l. Apparatus for comminuting a solid viscous substance comprising a chamber, a supply vessel for a solid viscous substance communicating with said chamber, means for supplying a liquefied gas as a cooling agent to said chamber, said means providing an excess of liquid cooling agent and thereby maintaining a liquid pool in said chamber, means for supplying the substance to a point below the pool level, means for withdrawing cooled substance in a state of embrittlement, said withdrawal means including a conduit connected at one end to said chamber at a point below the level of said pool and leading upwardly therefrom to a point at least above the liquid level of said pool, conveyor means within said conduit for withdrawing cooled substance from said chamber and conveying it upwardly through said conduit, a comminuting device associated with the other end of said conduit for receiving upwardly conveyed substance in a state of embrittlement and comminuting the same, a second conduit establishing vapor communication between said chamber at a level above the liquid pool level and said point above the liquid level of said pool at which the aforesaid conduit terminates adjacent the comminuting means whereby vapors of the cooling agent evolved in the chamber flow to said comminuting device, and means positioned beyond the comminuting means for regulating the ow of vapor from said chamber through the comminuting means.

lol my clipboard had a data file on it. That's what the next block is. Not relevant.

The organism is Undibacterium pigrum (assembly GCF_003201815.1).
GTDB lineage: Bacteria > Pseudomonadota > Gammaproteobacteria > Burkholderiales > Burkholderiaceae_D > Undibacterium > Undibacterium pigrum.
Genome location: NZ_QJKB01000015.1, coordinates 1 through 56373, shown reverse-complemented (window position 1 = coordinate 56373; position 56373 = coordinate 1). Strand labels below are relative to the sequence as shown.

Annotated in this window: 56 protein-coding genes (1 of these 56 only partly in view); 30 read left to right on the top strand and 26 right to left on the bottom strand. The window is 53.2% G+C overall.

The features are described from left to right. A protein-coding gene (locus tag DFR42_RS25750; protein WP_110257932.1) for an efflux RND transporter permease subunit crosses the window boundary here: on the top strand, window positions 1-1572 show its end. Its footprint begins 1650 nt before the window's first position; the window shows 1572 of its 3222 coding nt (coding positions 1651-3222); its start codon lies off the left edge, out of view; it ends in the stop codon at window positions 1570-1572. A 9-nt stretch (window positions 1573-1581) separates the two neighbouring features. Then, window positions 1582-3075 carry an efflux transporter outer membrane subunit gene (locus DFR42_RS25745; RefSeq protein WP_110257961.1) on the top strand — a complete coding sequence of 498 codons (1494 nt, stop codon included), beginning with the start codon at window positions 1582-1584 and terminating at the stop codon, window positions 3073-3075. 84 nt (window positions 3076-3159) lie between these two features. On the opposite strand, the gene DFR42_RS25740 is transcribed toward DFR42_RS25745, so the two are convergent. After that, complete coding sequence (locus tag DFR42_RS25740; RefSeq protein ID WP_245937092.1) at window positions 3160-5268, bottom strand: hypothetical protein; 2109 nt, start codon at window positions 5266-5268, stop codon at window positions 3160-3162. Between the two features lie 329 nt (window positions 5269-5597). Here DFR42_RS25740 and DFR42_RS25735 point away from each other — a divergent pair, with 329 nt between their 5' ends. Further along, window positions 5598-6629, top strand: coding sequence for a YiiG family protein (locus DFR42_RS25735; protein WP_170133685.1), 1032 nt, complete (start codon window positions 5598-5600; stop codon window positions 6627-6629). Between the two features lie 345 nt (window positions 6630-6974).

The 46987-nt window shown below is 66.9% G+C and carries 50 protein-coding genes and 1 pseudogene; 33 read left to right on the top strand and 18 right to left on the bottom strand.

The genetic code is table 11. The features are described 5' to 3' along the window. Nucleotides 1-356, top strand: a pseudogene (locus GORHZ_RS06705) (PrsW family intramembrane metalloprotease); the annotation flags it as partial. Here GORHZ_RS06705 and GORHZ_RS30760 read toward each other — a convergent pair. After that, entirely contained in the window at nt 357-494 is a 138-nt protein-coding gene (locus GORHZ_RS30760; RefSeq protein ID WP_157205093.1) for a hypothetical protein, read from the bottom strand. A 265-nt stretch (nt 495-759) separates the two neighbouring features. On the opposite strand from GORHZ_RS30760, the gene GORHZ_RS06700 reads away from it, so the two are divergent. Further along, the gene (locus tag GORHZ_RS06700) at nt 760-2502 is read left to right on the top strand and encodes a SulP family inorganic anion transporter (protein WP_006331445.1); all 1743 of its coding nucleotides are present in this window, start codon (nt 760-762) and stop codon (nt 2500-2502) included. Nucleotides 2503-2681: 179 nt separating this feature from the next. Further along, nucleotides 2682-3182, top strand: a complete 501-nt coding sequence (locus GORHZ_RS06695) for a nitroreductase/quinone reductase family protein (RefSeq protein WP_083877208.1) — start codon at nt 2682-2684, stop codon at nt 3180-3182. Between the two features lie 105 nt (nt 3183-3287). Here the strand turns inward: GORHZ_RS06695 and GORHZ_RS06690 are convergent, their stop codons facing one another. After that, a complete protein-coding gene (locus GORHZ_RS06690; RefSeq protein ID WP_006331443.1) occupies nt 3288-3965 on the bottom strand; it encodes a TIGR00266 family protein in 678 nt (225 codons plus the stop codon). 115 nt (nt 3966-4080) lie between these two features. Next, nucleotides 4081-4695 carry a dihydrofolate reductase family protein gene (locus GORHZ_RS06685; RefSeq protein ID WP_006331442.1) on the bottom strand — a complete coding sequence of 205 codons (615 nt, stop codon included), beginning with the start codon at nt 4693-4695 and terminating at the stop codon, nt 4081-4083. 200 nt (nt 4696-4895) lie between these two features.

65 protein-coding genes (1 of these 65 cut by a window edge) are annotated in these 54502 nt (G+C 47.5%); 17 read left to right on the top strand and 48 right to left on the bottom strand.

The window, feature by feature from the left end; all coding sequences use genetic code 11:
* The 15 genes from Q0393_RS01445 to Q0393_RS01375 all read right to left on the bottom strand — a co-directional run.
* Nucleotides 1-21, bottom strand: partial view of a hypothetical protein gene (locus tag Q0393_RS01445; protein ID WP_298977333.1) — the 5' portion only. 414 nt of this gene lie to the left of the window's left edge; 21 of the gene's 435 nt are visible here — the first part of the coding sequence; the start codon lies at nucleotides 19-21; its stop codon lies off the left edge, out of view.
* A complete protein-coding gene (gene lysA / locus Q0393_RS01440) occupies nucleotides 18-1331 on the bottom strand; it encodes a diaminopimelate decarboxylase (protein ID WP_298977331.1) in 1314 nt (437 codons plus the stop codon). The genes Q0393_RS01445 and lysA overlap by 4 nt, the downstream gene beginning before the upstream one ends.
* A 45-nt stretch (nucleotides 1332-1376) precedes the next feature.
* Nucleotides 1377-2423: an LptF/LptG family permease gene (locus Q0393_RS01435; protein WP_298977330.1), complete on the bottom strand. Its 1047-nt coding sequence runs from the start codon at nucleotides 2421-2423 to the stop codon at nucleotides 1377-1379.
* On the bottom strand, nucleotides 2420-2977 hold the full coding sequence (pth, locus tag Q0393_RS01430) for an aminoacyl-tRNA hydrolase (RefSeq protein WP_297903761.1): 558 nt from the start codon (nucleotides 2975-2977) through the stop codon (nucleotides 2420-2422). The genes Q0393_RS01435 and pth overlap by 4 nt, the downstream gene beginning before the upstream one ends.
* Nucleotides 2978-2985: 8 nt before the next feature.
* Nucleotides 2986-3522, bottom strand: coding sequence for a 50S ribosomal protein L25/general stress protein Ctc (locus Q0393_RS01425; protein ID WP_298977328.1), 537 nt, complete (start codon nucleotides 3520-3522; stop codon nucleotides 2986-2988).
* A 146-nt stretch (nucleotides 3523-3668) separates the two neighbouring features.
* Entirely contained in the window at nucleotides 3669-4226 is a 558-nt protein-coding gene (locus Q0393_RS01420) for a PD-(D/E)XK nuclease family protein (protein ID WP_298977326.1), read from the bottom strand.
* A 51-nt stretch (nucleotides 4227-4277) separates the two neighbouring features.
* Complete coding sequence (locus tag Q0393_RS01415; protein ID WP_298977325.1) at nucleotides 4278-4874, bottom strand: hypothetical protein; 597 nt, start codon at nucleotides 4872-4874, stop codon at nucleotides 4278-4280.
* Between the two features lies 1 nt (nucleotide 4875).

2. Apparatus according to claim l wherein means are supported by the supply vessel for withdrawing vaporized cooling agent directly into said substance supply vessel from said chamber for precooling the solid viscous substance supply.